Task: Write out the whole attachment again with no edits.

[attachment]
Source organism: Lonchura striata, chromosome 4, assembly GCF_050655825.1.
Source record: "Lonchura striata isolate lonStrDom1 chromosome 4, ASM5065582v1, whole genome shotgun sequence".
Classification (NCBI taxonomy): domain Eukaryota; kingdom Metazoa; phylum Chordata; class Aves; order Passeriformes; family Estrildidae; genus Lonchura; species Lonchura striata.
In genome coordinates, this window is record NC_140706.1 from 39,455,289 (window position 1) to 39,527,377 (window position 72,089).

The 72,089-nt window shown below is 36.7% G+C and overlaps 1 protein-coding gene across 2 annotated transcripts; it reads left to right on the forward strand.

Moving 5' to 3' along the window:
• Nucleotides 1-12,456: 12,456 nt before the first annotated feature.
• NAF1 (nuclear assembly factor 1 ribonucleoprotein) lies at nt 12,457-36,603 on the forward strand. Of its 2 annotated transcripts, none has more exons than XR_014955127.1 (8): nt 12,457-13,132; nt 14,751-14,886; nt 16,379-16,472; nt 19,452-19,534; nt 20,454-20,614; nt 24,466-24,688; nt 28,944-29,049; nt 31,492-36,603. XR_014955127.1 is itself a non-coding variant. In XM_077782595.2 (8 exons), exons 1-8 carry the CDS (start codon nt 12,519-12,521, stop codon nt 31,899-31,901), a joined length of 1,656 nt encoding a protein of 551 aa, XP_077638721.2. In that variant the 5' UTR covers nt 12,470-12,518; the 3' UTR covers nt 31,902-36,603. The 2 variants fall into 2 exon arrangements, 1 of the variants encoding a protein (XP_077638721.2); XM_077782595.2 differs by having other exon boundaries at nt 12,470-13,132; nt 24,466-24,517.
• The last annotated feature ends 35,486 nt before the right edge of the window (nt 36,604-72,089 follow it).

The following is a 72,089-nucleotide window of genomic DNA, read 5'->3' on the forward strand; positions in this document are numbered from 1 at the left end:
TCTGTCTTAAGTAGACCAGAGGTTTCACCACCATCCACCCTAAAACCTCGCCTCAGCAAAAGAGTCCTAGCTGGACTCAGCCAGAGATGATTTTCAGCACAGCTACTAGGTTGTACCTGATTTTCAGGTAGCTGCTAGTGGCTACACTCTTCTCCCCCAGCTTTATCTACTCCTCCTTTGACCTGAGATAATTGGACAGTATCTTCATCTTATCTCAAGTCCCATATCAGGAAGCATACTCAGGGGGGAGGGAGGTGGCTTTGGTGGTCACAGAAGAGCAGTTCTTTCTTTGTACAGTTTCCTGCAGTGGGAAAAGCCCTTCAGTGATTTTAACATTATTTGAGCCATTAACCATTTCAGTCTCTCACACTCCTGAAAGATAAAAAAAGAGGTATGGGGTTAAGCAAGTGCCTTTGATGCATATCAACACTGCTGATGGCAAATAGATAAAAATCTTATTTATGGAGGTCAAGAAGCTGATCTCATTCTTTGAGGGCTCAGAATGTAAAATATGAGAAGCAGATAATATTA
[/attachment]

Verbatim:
Source organism: Lonchura striata, chromosome 4, assembly GCF_050655825.1.
Source record: "Lonchura striata isolate lonStrDom1 chromosome 4, ASM5065582v1, whole genome shotgun sequence".
Classification (NCBI taxonomy): domain Eukaryota; kingdom Metazoa; phylum Chordata; class Aves; order Passeriformes; family Estrildidae; genus Lonchura; species Lonchura striata.
In genome coordinates, this window is record NC_140706.1 from 39,455,289 (window position 1) to 39,527,377 (window position 72,089).

The 72,089-nt window shown below is 36.7% G+C and overlaps 1 protein-coding gene across 2 annotated transcripts; it reads left to right on the forward strand.

Moving 5' to 3' along the window:
• Nucleotides 1-12,456: 12,456 nt before the first annotated feature.
• NAF1 (nuclear assembly factor 1 ribonucleoprotein) lies at nt 12,457-36,603 on the forward strand. Of its 2 annotated transcripts, none has more exons than XR_014955127.1 (8): nt 12,457-13,132; nt 14,751-14,886; nt 16,379-16,472; nt 19,452-19,534; nt 20,454-20,614; nt 24,466-24,688; nt 28,944-29,049; nt 31,492-36,603. XR_014955127.1 is itself a non-coding variant. In XM_077782595.2 (8 exons), exons 1-8 carry the CDS (start codon nt 12,519-12,521, stop codon nt 31,899-31,901), a joined length of 1,656 nt encoding a protein of 551 aa, XP_077638721.2. In that variant the 5' UTR covers nt 12,470-12,518; the 3' UTR covers nt 31,902-36,603. The 2 variants fall into 2 exon arrangements, 1 of the variants encoding a protein (XP_077638721.2); XM_077782595.2 differs by having other exon boundaries at nt 12,470-13,132; nt 24,466-24,517.
• The last annotated feature ends 35,486 nt before the right edge of the window (nt 36,604-72,089 follow it).

The following is a 72,089-nucleotide window of genomic DNA, read 5'->3' on the forward strand; positions in this document are numbered from 1 at the left end:
TCTGTCTTAAGTAGACCAGAGGTTTCACCACCATCCACCCTAAAACCTCGCCTCAGCAAAAGAGTCCTAGCTGGACTCAGCCAGAGATGATTTTCAGCACAGCTACTAGGTTGTACCTGATTTTCAGGTAGCTGCTAGTGGCTACACTCTTCTCCCCCAGCTTTATCTACTCCTCCTTTGACCTGAGATAATTGGACAGTATCTTCATCTTATCTCAAGTCCCATATCAGGAAGCATACTCAGGGGGGAGGGAGGTGGCTTTGGTGGTCACAGAAGAGCAGTTCTTTCTTTGTACAGTTTCCTGCAGTGGGAAAAGCCCTTCAGTGATTTTAACATTATTTGAGCCATTAACCATTTCAGTCTCTCACACTCCTGAAAGATAAAAAAAGAGGTATGGGGTTAAGCAAGTGCCTTTGATGCATATCAACACTGCTGATGGCAAATAGATAAAAATCTTATTTATGGAGGTCAAGAAGCTGATCTCATTCTTTGAGGGCTCAGAATGTAAAATATGAGAAGCAGATAATATTA